Decline of U.S. and Rise of China as World Largest Economy & Economic Superpower: Practical Consequences– Influence, Opportunity, Threat, Change…

China can’t be the world’s leading economic power. Too many of its people live without indoor plumbing, no mainland science researcher has won a Nobel Prize and the country has no global brands. How can a place like that be an economic superpower? ~ James Fallows

The ‘decline’ of the U.S. and the ‘rise’ of China as the world largest economy, by 2016, is the prediction of the ‘International Monetary Fund’ (IMF). That’s just five years away, which is simply incredible when you think about it, especially considering that the U.S. economy was three times as large as China’s, in real terms, just 10 years ago. However, there is a big difference between the IMF and other estimates that predict a 2020 or 2030 date for when China overtakes the U.S. economy.

According to Brett Arends; those other estimates are comparing the gross domestic product of the U. S. and China at current exchange rates. But when you analyze the two economies in terms of purchasing power parity (PPP); comparing what people earn and spend in real terms in both China and U.S., you find quite a different result. Under PPP, China’s economy will expand from $11.2 trillion to $19 trillion in 2016, while the U.S. economy will rise from $15.2 trillion to $18.8 trillion.

That would take the U.S. share of the world’s economy down to 17.7%, the lowest in modern times, while China’s would reach 18% and climbing. Although, the exact time frame may be debatable, since a lot can happen in the next few years, the end result will be the same. In terms of numbers and demographics, China will become the world’s largest economy…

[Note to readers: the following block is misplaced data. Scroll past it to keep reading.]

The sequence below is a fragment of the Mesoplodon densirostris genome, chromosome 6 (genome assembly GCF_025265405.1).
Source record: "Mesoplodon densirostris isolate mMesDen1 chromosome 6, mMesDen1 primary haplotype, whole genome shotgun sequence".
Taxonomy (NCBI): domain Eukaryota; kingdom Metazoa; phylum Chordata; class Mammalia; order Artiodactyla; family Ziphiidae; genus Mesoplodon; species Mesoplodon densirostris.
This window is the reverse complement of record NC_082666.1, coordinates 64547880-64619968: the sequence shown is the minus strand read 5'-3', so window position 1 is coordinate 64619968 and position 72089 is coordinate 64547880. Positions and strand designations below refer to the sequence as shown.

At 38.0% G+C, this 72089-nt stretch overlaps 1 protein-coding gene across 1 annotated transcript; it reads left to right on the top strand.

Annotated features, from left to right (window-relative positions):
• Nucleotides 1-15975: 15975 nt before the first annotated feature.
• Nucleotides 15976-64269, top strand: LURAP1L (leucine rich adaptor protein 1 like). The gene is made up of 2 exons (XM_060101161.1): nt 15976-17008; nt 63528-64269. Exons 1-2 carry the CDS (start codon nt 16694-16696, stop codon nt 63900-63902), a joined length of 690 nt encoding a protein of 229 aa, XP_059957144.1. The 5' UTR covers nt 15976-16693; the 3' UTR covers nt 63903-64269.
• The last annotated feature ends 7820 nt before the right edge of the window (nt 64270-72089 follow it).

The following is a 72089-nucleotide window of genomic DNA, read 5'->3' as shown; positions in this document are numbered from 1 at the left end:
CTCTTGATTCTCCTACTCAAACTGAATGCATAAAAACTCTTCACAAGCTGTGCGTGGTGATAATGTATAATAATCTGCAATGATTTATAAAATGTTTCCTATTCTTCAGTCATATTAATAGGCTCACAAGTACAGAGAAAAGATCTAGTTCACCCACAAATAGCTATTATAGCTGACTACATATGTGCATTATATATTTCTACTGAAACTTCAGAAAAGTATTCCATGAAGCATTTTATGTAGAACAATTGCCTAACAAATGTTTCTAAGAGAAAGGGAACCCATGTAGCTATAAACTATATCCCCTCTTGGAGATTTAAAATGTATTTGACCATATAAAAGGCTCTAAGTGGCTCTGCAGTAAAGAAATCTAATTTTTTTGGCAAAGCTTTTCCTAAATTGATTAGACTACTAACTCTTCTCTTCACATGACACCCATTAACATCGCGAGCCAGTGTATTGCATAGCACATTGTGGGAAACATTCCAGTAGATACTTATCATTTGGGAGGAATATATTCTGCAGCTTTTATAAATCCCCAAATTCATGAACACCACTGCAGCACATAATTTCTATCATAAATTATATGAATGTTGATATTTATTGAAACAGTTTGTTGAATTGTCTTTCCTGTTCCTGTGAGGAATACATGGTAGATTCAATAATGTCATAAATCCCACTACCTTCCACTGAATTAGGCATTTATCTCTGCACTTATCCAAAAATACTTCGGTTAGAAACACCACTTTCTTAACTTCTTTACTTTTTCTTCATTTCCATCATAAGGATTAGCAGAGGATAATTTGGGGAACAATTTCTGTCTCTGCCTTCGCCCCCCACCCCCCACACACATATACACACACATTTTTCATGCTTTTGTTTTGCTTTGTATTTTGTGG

According to The Economist: Over the past ten years, real GDP growth averaged 10.5% a year in China and 1.6% in America; inflation averaged 4.3% and 2.2%, respectively. Since Beijing scrapped its dollar peg in 2005, the yuan has risen by an annual average of just over 4%. Our best guess for the next decade is that annual GDP growth averages 7.75% in China and 2.5% in the U.S., inflation rates average 4% and 1.5%, and the yuan appreciates by 3% a year.

Plug in these numbers and China will overtake the U.S. in 2018. Alternatively, if China’s real growth rate slows to an average of only 5%, then (leaving the other assumptions unchanged) it would not become number one until 2021. A broader analysis by The Economist finds that China has already overtaken America on well over half of 21 different indicators, including manufacturing output, exports and fixed investment.

By 2014, for example, it could be the world’s biggest importer and have the highest retail sales. The U.S. still tops a few areas by a wider margin: Its stock market capitalisation is four times bigger than China’s, and it spends five times as much on defense. Even though China’s defense budget is growing faster; on recent growth rates the U.S. will remain larger until 2025.

In the article China Overtakes U.S. and Japan as Top Innovative Country” by National News writes:  China has become for the first time the world’s number one nation in terms of patents filed, surpassing countries with longer innovation tradition like the U. S. and Japan. The announcement was made by Thomson Reuters, which said that research shows that China has filed the largest number of patents in 2011, without providing further details.

The number of China filed patents has grown at an average of 16% every year since 2006, to about 314,000 in 2010. Current predictions indicate that China will file about 500,000 patents in 2015, while the U.S. will clock only 400,000, and Japan about 300,000. China is pushing innovation by targeting innovation in specific industries, such as; automobiles, pharmaceuticals and technology.

Domestic patent applications in China grew to nearly 73% of total applications in 2010, from 52% in 2006. Experts say that the Asian giant is trying to change the ‘Made in China’ brand into the new value-added ‘Designed in China’ brand.